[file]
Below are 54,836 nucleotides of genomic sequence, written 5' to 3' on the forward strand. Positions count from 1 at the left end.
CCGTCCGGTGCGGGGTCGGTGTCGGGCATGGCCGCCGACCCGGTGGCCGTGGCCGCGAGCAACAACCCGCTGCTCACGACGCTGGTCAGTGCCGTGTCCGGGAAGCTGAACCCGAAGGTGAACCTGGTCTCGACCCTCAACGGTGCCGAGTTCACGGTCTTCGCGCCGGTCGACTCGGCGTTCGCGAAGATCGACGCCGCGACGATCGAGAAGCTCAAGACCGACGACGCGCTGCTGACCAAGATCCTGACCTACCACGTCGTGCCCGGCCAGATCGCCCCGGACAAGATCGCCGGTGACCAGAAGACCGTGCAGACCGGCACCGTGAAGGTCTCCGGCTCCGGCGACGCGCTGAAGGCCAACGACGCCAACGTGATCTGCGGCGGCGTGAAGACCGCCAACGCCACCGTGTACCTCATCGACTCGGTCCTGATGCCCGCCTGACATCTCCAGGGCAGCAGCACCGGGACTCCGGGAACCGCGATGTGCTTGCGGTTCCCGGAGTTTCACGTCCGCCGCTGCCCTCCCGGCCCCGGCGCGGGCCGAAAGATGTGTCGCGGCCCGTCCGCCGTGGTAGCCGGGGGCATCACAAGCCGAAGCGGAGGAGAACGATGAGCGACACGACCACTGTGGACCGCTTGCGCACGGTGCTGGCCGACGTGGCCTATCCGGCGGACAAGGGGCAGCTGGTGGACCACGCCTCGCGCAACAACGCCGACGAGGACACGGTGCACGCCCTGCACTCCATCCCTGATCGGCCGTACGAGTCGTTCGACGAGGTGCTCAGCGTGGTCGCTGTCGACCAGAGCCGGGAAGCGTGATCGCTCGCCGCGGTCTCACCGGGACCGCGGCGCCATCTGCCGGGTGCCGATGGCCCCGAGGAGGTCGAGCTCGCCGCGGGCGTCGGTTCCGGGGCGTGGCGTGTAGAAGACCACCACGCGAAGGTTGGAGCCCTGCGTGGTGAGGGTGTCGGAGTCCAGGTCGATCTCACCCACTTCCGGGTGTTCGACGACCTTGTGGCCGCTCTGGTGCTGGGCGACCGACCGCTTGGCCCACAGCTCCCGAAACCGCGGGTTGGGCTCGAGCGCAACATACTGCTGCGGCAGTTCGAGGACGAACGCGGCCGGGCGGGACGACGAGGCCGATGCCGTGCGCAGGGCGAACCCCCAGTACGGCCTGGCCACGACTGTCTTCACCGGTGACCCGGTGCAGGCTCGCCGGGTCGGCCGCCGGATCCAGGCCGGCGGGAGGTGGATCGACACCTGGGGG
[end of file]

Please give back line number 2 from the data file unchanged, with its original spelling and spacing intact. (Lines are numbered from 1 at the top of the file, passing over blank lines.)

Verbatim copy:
CCGTCCGGTGCGGGGTCGGTGTCGGGCATGGCCGCCGACCCGGTGGCCGTGGCCGCGAGCAACAACCCGCTGCTCACGACGCTGGTCAGTGCCGTGTCCGGGAAGCTGAACCCGAAGGTGAACCTGGTCTCGACCCTCAACGGTGCCGAGTTCACGGTCTTCGCGCCGGTCGACTCGGCGTTCGCGAAGATCGACGCCGCGACGATCGAGAAGCTCAAGACCGACGACGCGCTGCTGACCAAGATCCTGACCTACCACGTCGTGCCCGGCCAGATCGCCCCGGACAAGATCGCCGGTGACCAGAAGACCGTGCAGACCGGCACCGTGAAGGTCTCCGGCTCCGGCGACGCGCTGAAGGCCAACGACGCCAACGTGATCTGCGGCGGCGTGAAGACCGCCAACGCCACCGTGTACCTCATCGACTCGGTCCTGATGCCCGCCTGACATCTCCAGGGCAGCAGCACCGGGACTCCGGGAACCGCGATGTGCTTGCGGTTCCCGGAGTTTCACGTCCGCCGCTGCCCTCCCGGCCCCGGCGCGGGCCGAAAGATGTGTCGCGGCCCGTCCGCCGTGGTAGCCGGGGGCATCACAAGCCGAAGCGGAGGAGAACGATGAGCGACACGACCACTGTGGACCGCTTGCGCACGGTGCTGGCCGACGTGGCCTATCCGGCGGACAAGGGGCAGCTGGTGGACCACGCCTCGCGCAACAACGCCGACGAGGACACGGTGCACGCCCTGCACTCCATCCCTGATCGGCCGTACGAGTCGTTCGACGAGGTGCTCAGCGTGGTCGCTGTCGACCAGAGCCGGGAAGCGTGATCGCTCGCCGCGGTCTCACCGGGACCGCGGCGCCATCTGCCGGGTGCCGATGGCCCCGAGGAGGTCGAGCTCGCCGCGGGCGTCGGTTCCGGGGCGTGGCGTGTAGAAGACCACCACGCGAAGGTTGGAGCCCTGCGTGGTGAGGGTGTCGGAGTCCAGGTCGATCTCACCCACTTCCGGGTGTTCGACGACCTTGTGGCCGCTCTGGTGCTGGGCGACCGACCGCTTGGCCCACAGCTCCCGAAACCGCGGGTTGGGCTCGAGCGCAACATACTGCTGCGGCAGTTCGAGGACGAACGCGGCCGGGCGGGACGACGAGGCCGATGCCGTGCGCAGGGCGAACCCCCAGTACGGCCTGGCCACGACTGTCTTCACCGGTGACCCGGTGCAGGCTCGCCGGGTCGGCCGCCGGATCCAGGCCGGCGGGAGGTGGATCGACACCTGGGGG